Earlier this week, the FTC issued orders to nine credit card and payment security auditors in an effort to gain insight into data security compliance auditing and its role in protecting consumers’ information and privacy.
The orders contain detailed questions concerning the assessment process for Payment Card Industry Data Security Standard (“PCI DSS”) compliance, including the policies and procedures in place to govern the assessment, and the percentage of clients that have been found to be non-compliant. In addition, the orders request information on whether the auditors provide any data security forensic audit services, and the processes and procedures in place for doing so. The Commission is also requesting information on whether the auditors have been the subject of any government or regulatory inquiry, private action, arbitration, or mediation related to any of its PCI DSS services.
So What Does This Mean? The Commission has not specified exactly what it plans to do with the data collected, other than to say that it “will be used to study the state of PCI DSS assessments.” As a general matter, all merchants are bound to comply with PCI DSS through a merchant agreement executed between the merchant and its merchant bank. Some states have also codified portions of the PCI DSS to require certain protections for PCI. Nonetheless, a significant amount of data breaches still involve the compromise of payment card information, and some of these breaches have occurred by merchants that are certified as PCI-compliant at the time of the attack.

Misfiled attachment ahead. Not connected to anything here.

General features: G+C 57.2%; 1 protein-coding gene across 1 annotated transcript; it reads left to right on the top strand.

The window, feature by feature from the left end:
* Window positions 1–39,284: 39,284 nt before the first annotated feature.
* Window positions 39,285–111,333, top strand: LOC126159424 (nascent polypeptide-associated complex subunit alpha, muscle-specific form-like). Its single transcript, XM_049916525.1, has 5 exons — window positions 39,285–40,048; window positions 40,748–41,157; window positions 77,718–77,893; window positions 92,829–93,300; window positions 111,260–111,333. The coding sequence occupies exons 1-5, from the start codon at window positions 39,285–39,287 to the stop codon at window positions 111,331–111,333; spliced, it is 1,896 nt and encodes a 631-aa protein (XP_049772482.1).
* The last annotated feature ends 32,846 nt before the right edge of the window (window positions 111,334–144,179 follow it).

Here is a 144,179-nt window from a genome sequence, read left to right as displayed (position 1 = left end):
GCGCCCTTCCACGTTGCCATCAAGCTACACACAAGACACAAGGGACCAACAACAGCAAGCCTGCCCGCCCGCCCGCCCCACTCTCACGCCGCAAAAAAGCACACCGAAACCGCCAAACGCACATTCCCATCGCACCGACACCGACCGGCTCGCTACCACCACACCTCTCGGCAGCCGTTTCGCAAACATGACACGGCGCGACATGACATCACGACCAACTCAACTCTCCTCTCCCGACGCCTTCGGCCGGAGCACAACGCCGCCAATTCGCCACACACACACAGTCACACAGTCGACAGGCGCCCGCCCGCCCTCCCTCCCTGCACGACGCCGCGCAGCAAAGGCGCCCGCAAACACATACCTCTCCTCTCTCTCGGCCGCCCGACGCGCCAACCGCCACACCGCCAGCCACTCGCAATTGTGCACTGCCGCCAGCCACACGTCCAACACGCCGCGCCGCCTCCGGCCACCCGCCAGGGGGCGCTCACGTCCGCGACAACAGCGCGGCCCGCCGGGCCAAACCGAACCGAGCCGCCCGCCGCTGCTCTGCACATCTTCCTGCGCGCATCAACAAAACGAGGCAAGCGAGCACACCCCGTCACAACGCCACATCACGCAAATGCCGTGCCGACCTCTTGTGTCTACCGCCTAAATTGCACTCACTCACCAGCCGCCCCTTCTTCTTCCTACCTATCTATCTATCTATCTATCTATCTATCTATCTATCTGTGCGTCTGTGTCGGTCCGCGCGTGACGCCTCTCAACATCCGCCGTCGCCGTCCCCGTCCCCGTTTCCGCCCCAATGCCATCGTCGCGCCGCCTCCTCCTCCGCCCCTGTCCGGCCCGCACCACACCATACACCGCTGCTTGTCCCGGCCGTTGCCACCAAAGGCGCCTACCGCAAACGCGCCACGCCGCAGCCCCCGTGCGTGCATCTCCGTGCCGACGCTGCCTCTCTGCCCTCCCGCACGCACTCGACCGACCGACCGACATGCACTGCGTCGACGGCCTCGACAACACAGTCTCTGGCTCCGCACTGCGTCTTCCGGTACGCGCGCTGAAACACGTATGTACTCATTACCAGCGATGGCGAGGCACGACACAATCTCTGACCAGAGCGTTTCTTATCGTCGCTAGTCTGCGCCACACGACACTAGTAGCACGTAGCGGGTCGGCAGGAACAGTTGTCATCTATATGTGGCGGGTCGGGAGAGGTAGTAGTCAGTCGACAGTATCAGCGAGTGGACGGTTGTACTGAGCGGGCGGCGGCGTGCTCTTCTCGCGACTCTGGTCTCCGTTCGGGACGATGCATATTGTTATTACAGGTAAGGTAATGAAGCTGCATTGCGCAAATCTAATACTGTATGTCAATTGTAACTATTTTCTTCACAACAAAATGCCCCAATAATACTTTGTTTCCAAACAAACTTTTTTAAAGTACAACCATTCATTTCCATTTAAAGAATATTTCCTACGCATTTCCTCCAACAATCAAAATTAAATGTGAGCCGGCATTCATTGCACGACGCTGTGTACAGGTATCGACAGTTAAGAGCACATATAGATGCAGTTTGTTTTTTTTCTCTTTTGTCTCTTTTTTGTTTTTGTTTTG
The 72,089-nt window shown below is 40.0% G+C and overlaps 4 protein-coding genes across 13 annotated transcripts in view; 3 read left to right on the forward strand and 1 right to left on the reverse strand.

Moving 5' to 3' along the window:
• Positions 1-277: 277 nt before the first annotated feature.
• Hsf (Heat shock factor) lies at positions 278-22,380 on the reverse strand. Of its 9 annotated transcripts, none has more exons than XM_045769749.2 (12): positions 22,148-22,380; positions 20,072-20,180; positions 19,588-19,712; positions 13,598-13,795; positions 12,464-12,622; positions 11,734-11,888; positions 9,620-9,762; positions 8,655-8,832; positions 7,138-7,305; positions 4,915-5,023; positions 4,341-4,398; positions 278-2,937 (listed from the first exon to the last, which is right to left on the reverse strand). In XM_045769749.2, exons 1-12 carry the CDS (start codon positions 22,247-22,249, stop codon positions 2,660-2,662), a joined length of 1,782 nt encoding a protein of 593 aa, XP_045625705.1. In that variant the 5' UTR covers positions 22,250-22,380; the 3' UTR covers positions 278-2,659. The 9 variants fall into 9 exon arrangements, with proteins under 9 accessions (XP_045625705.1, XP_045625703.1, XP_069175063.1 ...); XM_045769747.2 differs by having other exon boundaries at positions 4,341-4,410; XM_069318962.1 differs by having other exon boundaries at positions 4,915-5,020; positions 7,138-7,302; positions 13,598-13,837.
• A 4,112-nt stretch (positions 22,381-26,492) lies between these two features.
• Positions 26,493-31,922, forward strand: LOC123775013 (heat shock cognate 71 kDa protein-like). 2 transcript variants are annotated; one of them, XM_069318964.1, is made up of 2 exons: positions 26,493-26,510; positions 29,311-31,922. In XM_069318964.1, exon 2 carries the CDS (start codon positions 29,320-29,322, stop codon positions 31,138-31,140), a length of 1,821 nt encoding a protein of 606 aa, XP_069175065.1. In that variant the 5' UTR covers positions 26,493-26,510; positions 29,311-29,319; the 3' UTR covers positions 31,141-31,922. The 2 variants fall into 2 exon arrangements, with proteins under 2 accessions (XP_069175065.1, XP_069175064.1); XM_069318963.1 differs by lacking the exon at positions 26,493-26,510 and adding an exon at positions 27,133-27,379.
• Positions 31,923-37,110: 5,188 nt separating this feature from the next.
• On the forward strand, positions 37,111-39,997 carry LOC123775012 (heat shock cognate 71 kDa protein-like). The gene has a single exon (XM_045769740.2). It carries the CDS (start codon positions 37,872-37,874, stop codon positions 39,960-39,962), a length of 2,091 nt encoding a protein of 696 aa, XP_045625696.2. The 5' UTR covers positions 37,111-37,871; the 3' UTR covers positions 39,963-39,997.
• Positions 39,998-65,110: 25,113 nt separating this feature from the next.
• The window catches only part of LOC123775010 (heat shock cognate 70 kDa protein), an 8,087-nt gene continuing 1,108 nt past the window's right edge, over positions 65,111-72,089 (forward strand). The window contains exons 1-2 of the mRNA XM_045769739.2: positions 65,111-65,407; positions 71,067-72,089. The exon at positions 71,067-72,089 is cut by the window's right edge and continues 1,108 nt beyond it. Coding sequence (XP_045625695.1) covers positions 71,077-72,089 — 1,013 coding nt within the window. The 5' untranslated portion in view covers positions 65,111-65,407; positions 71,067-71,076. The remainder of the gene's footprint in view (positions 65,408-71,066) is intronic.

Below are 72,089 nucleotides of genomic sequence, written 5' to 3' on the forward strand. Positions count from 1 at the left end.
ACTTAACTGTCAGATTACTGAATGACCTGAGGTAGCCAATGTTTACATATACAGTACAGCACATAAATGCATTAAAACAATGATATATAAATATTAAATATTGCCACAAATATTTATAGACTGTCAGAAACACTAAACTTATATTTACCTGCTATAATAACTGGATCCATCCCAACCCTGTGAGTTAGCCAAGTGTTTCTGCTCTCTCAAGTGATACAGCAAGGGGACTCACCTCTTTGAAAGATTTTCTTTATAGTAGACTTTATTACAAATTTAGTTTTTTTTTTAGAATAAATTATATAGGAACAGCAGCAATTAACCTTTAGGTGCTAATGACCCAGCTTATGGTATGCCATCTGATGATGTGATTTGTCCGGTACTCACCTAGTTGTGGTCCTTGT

The auditors have been ordered to respond by mid-April, so be sure to stay tuned for next steps from the FTC.